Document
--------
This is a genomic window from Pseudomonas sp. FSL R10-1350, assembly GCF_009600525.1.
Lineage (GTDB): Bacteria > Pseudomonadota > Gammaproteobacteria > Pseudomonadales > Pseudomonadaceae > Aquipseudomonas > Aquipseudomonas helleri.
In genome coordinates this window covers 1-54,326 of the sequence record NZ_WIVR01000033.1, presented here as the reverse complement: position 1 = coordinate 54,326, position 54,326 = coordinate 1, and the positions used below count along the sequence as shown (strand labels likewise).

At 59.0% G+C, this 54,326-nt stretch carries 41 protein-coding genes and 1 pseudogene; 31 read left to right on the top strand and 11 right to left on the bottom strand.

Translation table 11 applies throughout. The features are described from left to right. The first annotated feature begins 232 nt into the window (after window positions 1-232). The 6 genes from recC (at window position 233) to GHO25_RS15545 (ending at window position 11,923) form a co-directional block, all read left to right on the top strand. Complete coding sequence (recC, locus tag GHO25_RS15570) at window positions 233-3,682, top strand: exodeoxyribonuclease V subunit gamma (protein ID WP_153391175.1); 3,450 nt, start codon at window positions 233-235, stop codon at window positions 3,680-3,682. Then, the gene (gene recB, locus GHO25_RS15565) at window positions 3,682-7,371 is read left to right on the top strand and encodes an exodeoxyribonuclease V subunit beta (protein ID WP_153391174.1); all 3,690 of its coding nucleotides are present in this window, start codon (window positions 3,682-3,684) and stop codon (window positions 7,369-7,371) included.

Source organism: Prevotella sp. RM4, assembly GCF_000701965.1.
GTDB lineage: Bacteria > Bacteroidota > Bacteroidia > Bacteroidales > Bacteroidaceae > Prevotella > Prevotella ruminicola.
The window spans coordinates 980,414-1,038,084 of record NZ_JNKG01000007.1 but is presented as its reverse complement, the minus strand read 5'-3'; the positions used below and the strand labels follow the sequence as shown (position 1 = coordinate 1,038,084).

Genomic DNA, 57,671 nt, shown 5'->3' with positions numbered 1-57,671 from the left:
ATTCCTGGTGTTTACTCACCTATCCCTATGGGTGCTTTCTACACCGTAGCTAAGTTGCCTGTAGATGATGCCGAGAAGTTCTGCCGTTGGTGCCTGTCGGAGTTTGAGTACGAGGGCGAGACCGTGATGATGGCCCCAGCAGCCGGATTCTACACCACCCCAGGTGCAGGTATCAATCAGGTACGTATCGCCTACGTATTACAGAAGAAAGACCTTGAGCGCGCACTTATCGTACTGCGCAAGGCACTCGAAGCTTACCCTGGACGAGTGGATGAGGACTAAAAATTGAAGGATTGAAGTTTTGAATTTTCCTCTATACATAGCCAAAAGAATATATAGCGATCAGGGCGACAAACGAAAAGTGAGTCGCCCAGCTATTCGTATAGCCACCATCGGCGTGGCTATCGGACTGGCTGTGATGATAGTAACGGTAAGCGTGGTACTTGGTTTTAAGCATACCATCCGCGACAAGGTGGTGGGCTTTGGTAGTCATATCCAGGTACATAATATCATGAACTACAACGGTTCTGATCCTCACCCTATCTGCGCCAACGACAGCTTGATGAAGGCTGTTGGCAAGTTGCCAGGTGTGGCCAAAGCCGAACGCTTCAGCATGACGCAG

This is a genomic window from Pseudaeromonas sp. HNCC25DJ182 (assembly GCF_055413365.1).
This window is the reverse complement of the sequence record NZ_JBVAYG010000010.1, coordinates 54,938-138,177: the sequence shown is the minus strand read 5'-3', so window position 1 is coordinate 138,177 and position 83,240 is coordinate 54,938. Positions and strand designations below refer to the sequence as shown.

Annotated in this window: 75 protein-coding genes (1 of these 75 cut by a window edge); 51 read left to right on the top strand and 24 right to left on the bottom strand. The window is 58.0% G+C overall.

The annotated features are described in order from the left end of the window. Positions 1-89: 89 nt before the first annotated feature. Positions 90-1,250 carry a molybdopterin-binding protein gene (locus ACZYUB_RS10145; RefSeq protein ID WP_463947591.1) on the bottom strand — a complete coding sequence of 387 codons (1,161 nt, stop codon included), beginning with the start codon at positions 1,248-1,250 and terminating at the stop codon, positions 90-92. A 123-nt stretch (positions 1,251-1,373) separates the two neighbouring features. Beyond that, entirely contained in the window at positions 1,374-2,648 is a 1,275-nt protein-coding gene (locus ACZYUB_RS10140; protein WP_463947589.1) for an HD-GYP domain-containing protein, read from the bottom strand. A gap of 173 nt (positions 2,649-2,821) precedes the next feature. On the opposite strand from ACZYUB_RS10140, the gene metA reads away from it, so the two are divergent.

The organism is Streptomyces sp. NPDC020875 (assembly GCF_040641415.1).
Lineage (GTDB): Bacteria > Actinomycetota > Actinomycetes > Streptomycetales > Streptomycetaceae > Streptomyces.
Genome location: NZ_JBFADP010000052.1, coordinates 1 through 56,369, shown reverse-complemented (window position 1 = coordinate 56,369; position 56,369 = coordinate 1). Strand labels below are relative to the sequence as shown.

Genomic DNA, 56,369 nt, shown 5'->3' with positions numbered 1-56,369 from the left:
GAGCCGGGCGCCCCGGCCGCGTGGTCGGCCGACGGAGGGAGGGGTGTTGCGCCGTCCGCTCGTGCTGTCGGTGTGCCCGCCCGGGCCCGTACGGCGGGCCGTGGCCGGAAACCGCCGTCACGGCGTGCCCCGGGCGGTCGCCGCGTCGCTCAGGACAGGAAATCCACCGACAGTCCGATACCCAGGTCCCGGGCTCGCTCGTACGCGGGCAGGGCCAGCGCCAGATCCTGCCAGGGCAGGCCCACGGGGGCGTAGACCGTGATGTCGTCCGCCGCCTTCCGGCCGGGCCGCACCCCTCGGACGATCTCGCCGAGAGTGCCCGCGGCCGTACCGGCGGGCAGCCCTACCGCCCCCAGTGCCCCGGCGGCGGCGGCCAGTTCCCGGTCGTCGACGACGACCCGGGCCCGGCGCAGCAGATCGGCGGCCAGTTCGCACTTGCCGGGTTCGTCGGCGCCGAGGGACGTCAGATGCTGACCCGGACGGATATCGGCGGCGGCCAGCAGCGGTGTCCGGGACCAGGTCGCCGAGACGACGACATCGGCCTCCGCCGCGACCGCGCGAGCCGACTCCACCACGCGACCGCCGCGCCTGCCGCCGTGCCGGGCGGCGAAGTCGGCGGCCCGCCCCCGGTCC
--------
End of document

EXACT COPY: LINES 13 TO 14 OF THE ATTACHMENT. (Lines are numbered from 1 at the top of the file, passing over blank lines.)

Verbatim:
Annotated in this window: 75 protein-coding genes (1 of these 75 cut by a window edge); 51 read left to right on the top strand and 24 right to left on the bottom strand. The window is 58.0% G+C overall.

The annotated features are described in order from the left end of the window. Positions 1-89: 89 nt before the first annotated feature. Positions 90-1,250 carry a molybdopterin-binding protein gene (locus ACZYUB_RS10145; RefSeq protein ID WP_463947591.1) on the bottom strand — a complete coding sequence of 387 codons (1,161 nt, stop codon included), beginning with the start codon at positions 1,248-1,250 and terminating at the stop codon, positions 90-92. A 123-nt stretch (positions 1,251-1,373) separates the two neighbouring features. Beyond that, entirely contained in the window at positions 1,374-2,648 is a 1,275-nt protein-coding gene (locus ACZYUB_RS10140; protein WP_463947589.1) for an HD-GYP domain-containing protein, read from the bottom strand. A gap of 173 nt (positions 2,649-2,821) precedes the next feature. On the opposite strand from ACZYUB_RS10140, the gene metA reads away from it, so the two are divergent.